Board of NAACP removes president of Arundel chapter

The board of the National Association for the Advancement of Colored People has ousted the president of the Anne Arundel chapter of the organization amid members' complaints about his lack of leadership.

Though his removal rests on a technicality - he missed more than three consecutive branch meetings, a violation of the organization's constitution - Wayne Jearld has long clashed with fellow NAACP chapter members.


National board member Don Cash Sr. of Columbia said yesterday that he did not recall anyone at the meeting two weeks ago voting to keep Jearld.

"There have been ongoing problems at the branch for some period of time," Cash said.


Reached by phone last night, Jearld accused longtime members of the county's chapter, including Gerald Stansbury, former branch president and current head of the Maryland NAACP, of conspiring against him even before he assumed the presidency slightly more than a year ago, drumming up false charges that he was divisive and later that he failed to attend meetings. Jearld said members adjourned several scheduled meetings, only to reconvene them after he left.

"I never had a chance," he said. "They talk about my personality being abrasive and disgraceful. That is a bunch of crap."

Jearld said he received word of his removal over the weekend from Stansbury. Jearld said he has not heard from the national branch about his ouster, but he said he deserved an explanation. He also said he plans to maintain his membership in the chapter.

Word of Jearld's ouster prompted a "Hallelujah" from Cynthia A. Carter, a former Annapolis alderwoman.

"You can't be in these elected positions and not be able to work with the people who put you there," said Carter, a once-active chapter member who said she stopped attending meetings because of Jearld's behavior. "He disrespected people. He hollered. ... It was just terrible."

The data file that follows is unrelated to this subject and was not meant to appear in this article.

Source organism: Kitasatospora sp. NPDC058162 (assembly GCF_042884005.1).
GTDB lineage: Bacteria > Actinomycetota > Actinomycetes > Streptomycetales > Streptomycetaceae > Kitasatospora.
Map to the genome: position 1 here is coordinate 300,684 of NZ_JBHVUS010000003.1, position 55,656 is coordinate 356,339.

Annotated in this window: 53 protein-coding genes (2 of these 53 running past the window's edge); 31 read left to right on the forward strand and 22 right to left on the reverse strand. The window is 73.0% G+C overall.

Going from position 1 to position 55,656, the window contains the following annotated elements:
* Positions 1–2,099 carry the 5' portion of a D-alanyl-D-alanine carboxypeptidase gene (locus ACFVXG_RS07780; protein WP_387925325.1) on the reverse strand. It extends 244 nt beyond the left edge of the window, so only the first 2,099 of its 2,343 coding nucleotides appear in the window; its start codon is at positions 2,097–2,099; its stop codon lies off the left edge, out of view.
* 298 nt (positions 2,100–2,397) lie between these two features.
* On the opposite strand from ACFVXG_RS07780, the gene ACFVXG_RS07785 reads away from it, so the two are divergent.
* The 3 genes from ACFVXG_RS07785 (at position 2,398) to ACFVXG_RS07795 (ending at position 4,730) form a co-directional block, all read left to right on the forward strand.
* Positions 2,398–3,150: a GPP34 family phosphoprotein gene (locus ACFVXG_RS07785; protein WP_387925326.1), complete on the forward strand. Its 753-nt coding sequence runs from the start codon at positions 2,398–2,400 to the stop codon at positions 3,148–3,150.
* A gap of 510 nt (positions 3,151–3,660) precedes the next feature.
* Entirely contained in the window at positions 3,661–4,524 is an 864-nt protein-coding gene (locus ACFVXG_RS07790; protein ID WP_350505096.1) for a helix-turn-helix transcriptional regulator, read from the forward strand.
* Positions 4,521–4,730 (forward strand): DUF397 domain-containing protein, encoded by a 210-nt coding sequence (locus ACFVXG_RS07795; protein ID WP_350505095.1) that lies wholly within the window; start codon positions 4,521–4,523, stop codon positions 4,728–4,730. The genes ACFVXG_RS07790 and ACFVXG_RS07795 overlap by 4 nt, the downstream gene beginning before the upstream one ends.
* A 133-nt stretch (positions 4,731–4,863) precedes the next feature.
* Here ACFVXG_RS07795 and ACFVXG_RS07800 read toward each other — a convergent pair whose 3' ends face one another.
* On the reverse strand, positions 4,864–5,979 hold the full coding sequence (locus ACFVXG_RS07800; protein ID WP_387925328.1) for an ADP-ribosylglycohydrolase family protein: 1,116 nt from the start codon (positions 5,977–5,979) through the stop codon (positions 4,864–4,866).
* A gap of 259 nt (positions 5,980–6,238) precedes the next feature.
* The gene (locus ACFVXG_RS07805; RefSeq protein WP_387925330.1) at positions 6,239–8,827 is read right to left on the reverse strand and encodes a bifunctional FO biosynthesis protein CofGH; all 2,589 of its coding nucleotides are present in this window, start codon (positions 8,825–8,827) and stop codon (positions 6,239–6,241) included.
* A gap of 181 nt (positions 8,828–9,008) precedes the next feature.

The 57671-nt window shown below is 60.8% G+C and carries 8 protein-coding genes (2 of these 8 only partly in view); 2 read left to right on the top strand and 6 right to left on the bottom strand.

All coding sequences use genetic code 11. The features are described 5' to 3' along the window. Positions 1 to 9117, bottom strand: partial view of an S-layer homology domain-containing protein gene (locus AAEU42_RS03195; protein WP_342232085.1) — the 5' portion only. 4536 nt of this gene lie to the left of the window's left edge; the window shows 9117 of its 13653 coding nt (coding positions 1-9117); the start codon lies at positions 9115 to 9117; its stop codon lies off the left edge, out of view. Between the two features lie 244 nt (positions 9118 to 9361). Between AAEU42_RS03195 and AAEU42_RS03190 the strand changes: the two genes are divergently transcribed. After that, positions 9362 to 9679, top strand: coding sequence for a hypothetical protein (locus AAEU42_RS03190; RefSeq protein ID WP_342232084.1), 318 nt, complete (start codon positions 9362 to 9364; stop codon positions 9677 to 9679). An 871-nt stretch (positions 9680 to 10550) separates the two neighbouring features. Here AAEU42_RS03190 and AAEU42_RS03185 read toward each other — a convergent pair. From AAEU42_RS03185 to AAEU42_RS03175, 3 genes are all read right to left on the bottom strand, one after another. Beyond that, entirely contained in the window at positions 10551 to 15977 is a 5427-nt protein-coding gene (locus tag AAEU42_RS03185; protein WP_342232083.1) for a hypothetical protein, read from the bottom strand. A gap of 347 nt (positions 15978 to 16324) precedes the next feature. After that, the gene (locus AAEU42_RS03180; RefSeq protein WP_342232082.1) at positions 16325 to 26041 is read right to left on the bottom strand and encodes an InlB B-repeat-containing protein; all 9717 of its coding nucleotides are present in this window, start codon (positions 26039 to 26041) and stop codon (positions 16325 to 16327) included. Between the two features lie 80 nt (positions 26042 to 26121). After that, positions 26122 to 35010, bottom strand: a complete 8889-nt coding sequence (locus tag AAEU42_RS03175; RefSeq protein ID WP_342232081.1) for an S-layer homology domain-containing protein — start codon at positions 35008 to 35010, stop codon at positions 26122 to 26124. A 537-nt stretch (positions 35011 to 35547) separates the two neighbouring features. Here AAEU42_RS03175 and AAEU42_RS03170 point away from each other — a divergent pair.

Jerald, 59, a self-employed consultant for higher-education institutions, moved from Baltimore to Anne Arundel County to run for the position in 2006. He said he signed up 150 new members on the eve of the election, and those votes were crucial in his victory. He assumed office a month early because of infighting within the local branch, he said.

As president, Jearld pledged to expand black business opportunities, preserve the cultural legacy of historically black communities near downtown Annapolis and boost membership from 350 to 3,000, the 64-year-old chapter's size in its heyday in the 1980s and early 1990s.

But by August, three of the 19 committee members he had appointed had resigned, and the chapter's executive committee asked the national office to begin impeachment proceedings. Members said his abrasiveness and temper had stalled the chapter's progress by harming its relationship with other organizations.


Some executive committee members said the chapter's work was hurt by Jearld's public denunciations of the work and mission of RESPECT Foundation, a prominent Anne Arundel County coalition of black groups and leaders.

"He was a rather divisive leader and clearly was against the organization," said John Wilson, a life member and executive director of the RESPECT Foundation. "I think the NAACP has an important and historic role, and that was being impacted by the leadership of Wayne Jearld."

The national office declined to remove Jearld; instead, in October it ordered him and the board members who wanted him out to attend mediation. Board members appealed the decision.

"Since Mr. Jearld took office, the hostility, disrespect, and blatant disregard for policies and procedures that he has presented have been to the extreme," the Nov. 7 letter reads, adding, "Mr. Jearld should have been suspended at the very least."

The letter detailed other infractions, including documentation of his absences from monthly meetings since August, when he stayed for 15 minutes, was "hostile and disruptive" and launched a "tirade" against former state NAACP President Jenkins Odoms Jr. The letter also alleged Jearld withdrew $1,250 in unapproved funds from the chapter.


Sun reporter Phillip McGowan contributed to this article.